The chief executive officer of the artificial-intelligence company Banjo, which has been building a mass-surveillance system under a state contract in Utah, helped a Ku Klux Klan leader in the shooting of a synagogue as a teen, according to newly released court documents. Damien Patton, 47, served in the U.S. Navy and worked as a NASCAR mechanic before he co-founded Banjo, which has raised almost $223 million from venture-capital firms, including $100 million from Softbank, according to OneZero, a Medium publication.
Patton—who has been featured in The New York Times, Fortune, and The Wall Street Journal—has admitted to participating in white-supremacist groups as a teenager and also directly helped the Dixie Knights, of the KKK, shoot up a synagogue near Nashville in 1990, according to OneZero. No one was killed in the shooting, but Patton pleaded guilty to charges of juvenile delinquency, according to the documents.
Patton also confessed that he was once a skinhead who attended white-supremacist meetings, OneZero reported. “We believe that the blacks and the Jews are taking over America, and it’s our job to take America back for the white race,” Patton said at a trial for the shooting. Banjo has been leading the effort in Utah to create a surveillance system after the state granted it access to traffic cameras, street cameras, and 911 emergency systems. The goal, according to Banjo, is to help police track down criminal activity “in seconds.”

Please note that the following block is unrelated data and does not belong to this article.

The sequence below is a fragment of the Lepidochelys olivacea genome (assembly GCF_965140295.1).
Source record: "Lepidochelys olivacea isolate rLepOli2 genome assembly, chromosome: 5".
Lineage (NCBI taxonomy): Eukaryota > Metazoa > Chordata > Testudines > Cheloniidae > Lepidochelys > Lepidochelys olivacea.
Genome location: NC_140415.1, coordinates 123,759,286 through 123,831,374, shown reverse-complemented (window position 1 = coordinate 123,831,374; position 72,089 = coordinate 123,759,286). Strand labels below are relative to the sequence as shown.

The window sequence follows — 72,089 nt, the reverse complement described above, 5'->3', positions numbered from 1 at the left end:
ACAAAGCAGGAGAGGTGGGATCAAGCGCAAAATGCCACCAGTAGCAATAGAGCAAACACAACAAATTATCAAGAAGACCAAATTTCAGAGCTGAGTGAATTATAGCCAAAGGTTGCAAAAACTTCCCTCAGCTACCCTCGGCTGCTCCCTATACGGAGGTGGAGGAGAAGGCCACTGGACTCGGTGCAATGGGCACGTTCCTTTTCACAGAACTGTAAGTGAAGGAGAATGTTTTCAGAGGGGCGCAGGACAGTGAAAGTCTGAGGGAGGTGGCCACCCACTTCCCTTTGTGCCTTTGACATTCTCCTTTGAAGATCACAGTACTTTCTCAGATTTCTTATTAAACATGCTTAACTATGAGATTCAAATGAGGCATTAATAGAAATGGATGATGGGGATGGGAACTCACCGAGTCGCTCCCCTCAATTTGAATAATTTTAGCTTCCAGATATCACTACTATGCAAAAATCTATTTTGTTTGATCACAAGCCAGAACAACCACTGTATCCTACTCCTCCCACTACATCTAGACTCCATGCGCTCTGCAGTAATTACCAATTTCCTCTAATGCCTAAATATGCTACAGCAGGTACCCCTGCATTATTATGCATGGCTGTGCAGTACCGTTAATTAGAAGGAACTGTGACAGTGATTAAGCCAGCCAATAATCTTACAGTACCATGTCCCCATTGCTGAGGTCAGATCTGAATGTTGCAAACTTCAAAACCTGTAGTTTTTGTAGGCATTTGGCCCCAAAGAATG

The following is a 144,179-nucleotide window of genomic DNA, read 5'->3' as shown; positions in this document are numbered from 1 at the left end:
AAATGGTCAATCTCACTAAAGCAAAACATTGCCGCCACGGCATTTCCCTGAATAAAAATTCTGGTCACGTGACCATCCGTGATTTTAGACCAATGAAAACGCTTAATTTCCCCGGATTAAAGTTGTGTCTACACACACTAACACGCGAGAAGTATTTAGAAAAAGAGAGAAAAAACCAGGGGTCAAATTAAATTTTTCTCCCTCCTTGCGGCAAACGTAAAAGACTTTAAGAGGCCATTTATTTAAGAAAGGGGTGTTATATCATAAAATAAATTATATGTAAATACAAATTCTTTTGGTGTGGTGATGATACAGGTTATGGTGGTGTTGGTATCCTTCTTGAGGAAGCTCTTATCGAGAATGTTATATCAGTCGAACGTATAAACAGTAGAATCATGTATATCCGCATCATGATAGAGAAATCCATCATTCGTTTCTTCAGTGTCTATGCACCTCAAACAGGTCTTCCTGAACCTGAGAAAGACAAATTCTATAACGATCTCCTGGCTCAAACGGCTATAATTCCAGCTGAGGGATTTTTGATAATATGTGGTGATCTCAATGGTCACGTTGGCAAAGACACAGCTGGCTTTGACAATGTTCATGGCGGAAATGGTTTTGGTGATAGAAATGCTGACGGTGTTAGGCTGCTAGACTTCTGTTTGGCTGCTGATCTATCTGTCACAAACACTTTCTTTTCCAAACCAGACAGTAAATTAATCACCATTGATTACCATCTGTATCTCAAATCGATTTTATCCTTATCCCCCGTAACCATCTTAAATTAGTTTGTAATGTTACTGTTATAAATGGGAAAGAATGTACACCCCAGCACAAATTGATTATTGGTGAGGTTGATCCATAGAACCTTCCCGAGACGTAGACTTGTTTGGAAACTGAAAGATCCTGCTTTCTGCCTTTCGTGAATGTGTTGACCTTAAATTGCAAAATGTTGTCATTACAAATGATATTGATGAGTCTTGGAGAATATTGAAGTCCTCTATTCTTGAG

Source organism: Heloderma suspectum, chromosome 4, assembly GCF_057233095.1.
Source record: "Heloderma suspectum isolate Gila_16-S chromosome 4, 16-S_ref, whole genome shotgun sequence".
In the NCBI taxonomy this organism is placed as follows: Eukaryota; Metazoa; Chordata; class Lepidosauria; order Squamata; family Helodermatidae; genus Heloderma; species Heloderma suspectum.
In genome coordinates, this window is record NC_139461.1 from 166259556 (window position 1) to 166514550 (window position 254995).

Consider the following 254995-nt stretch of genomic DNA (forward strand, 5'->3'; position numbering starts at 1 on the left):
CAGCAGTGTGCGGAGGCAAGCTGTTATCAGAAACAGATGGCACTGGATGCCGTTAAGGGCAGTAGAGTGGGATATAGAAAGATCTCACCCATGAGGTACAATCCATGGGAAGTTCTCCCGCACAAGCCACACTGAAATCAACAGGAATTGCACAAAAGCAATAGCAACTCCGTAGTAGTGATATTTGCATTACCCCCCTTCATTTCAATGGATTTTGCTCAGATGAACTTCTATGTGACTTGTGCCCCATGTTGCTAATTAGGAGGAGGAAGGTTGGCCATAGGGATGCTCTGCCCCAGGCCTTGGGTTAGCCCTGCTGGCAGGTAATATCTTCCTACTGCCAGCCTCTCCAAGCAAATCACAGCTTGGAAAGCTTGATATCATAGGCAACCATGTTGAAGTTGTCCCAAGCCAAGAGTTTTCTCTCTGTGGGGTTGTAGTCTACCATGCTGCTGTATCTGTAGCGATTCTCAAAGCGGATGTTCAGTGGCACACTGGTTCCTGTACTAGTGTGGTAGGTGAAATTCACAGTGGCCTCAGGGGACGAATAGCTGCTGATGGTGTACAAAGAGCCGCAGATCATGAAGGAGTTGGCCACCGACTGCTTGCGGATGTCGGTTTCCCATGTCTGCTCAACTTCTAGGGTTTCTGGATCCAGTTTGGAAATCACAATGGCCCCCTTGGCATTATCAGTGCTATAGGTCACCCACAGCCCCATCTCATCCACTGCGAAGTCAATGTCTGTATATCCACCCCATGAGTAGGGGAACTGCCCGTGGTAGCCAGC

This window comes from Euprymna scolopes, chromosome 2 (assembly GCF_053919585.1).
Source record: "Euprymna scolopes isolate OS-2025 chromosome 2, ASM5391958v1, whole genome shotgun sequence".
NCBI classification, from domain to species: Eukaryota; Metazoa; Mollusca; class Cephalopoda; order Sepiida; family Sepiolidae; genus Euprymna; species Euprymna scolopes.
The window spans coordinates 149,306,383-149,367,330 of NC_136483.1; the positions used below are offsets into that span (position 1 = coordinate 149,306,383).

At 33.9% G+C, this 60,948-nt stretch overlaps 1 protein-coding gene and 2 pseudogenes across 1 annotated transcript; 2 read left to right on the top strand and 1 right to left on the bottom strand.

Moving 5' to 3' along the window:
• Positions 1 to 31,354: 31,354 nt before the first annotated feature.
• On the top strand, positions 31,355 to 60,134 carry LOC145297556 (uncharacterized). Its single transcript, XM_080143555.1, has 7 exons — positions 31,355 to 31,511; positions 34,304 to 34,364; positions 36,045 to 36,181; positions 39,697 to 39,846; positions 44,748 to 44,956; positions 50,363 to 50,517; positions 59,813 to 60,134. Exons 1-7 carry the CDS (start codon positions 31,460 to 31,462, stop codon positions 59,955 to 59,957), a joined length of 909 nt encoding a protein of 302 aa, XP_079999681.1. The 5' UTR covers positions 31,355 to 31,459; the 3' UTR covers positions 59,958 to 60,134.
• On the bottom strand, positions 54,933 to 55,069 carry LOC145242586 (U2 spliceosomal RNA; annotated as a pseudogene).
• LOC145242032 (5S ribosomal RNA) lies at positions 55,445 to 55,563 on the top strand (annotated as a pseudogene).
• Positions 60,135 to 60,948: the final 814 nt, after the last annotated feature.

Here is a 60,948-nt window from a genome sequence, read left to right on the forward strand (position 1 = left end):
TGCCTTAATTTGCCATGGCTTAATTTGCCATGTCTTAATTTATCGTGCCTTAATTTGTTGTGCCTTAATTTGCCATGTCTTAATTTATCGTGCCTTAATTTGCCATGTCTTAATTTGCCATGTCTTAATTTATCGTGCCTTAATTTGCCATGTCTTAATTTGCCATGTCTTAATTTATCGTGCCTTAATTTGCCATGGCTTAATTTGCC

Following the news of Patton’s prior involvement with the white supremacist group, Utah’s attorney general suspended the use of the company’s surveillance system. Attorney General Sean Reyes’ spokesman Richard Piatt said the office is “shocked and dismayed at reports that Banjo’s founder had any affiliation with any hate group or groups in his youth.”